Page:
Wednesday, March 10, 2021

The Good, The Terrible, & The Ugly

Let's start with the good. The good news is, two of my four Ancaudellia hamifera nymphs have matured, and it happens to be a male and a female! 😁 The one older adult female I have in this starter group of five still hasn't given birth, nor has she gotten very plump, I don't think she's gravid at all. Hopefully this freshly matured female will mate and produce young for me, along with the other female yet to mature.

I'm surprised by just how long their wings are (especially on the male), the tegmina extend well past their abdomens! Makes them look pretty cool, as interesting as the wing tearing behavior in Panesthiinae is, I do kinda wish they'd keep their wings, they're so sleek and pretty looking. 😍

Here are some pictures of the newly mature pair:

Adult male









Adult female












Had to get a couple butt shots to show off that beautiful gold fuzz on their last couple abdominal segments, such a weird feature for this species to have! 😄 Interestingly, the bases of their legs also seem to be hairy, which you can see in a couple of these photos. 

Anyways, now I've got fresh adult pictures of all my Panesthiinae, time to wait for babies from all of them! 🤞😅 This will probably be the last Panesthiinae post in a long while...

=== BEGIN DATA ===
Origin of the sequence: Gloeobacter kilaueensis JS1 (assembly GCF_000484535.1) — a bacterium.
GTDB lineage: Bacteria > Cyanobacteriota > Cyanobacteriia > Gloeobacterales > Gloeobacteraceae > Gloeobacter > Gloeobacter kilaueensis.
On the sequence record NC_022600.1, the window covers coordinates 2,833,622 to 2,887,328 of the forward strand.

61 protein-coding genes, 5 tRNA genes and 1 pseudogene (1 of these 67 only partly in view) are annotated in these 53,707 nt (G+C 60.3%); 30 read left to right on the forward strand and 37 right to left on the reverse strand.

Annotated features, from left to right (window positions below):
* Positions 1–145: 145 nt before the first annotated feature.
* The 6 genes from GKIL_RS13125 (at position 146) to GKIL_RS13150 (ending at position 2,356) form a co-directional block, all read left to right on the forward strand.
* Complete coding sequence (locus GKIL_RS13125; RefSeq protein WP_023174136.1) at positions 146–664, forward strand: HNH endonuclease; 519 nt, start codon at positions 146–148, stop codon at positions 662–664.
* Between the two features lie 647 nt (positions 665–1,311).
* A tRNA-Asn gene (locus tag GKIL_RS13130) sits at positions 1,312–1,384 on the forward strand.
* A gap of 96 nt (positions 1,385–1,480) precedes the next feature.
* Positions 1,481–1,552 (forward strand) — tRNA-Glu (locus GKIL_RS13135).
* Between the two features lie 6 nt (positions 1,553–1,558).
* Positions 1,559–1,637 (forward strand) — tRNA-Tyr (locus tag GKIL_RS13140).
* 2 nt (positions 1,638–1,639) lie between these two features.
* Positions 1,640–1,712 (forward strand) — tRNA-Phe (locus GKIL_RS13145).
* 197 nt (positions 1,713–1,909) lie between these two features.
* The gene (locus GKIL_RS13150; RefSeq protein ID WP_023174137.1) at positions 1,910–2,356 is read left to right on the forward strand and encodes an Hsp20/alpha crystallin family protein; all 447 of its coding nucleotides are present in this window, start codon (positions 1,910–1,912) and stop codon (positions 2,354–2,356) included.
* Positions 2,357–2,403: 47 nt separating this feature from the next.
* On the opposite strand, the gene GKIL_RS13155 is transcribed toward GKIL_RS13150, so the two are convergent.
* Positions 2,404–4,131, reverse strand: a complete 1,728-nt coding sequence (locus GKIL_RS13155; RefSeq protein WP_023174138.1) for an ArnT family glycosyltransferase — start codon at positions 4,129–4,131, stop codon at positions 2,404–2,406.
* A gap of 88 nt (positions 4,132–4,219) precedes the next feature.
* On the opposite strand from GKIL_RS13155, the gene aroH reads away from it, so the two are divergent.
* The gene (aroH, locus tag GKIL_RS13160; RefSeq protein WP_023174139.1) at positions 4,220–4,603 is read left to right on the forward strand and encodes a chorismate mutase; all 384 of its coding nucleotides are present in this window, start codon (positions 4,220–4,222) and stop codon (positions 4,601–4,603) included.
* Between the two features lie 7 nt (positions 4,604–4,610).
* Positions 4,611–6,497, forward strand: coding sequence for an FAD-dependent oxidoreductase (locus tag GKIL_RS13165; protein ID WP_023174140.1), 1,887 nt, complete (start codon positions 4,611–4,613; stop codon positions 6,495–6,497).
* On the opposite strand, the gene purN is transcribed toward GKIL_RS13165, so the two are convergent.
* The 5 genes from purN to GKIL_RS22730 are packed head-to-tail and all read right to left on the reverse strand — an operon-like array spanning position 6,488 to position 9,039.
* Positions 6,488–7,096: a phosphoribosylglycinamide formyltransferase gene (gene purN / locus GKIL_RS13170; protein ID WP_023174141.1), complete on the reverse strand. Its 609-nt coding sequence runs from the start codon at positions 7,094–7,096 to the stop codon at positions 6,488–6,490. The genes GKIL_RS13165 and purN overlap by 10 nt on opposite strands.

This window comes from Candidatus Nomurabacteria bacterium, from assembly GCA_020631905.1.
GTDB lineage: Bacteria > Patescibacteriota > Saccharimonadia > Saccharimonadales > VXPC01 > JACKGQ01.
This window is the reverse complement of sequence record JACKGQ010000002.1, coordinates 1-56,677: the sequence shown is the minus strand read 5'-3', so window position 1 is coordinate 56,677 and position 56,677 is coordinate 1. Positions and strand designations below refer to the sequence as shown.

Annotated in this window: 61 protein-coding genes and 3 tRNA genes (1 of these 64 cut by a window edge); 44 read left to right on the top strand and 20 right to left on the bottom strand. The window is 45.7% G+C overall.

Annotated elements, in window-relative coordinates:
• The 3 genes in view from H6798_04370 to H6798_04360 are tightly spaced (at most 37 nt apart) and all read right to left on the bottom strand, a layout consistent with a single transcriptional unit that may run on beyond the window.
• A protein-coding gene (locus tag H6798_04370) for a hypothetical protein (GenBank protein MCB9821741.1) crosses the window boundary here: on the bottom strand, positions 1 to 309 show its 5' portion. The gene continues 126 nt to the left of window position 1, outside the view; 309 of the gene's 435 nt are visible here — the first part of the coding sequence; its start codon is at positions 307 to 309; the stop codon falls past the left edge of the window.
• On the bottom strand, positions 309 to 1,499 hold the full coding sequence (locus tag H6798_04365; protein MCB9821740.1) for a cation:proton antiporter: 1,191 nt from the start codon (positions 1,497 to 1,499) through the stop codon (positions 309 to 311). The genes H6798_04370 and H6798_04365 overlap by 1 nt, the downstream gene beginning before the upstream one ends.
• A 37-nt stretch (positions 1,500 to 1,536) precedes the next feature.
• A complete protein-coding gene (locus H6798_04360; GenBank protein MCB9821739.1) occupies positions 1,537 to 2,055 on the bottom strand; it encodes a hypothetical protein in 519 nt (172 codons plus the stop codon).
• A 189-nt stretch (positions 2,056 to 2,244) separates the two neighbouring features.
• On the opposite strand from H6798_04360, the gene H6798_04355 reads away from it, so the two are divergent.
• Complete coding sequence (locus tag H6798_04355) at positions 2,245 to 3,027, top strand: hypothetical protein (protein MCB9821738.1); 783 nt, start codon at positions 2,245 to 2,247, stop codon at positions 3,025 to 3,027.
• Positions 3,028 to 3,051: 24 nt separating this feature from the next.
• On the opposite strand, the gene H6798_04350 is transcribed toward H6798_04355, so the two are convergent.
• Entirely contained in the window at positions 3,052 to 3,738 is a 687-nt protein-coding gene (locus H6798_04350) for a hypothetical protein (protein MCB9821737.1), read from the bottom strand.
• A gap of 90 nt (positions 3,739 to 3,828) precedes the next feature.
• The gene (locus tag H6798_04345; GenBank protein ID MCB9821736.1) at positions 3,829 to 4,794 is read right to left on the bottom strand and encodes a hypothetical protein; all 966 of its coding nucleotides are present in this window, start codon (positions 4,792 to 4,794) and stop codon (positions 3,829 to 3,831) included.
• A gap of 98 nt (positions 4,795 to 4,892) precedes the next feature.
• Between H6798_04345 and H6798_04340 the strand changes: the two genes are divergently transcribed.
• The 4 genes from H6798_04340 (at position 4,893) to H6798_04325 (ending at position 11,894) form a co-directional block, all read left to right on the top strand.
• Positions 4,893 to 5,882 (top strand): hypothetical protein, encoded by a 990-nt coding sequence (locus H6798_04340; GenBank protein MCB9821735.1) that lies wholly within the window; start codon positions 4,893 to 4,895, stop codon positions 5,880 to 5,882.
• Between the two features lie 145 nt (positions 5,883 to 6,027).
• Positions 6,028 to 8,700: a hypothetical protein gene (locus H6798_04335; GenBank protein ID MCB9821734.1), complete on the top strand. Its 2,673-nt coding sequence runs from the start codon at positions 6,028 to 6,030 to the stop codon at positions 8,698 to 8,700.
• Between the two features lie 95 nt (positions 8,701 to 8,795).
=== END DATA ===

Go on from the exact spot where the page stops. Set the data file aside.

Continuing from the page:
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On to the terrible, terrible news... The other day I found two of my adult female Hemithyrsocera vittata dead. 😭 And upon further examination, the "third female" was actually another male... 😣 Both males are still alive, as is the tiny stunted nymph, so I'm not sure what happened, those females should not have died that prematurely... 

My only two theories as to why both the females died, but none of the others did are:
  1. They didn't have enough ventilation, which some Ectobiids can't handle, and the reason the females were particularly affected was because they were producing ooths, which puts more strain on them and would cause them to succumb to substandard conditions faster than other life stages (and a lack of ventilation is truly the only thing I can think of that was substandard in their enclosure). But, my H.palliata have even less ventilation than they do, and they're absolutely thriving, (though that species is generally more hardy anyways).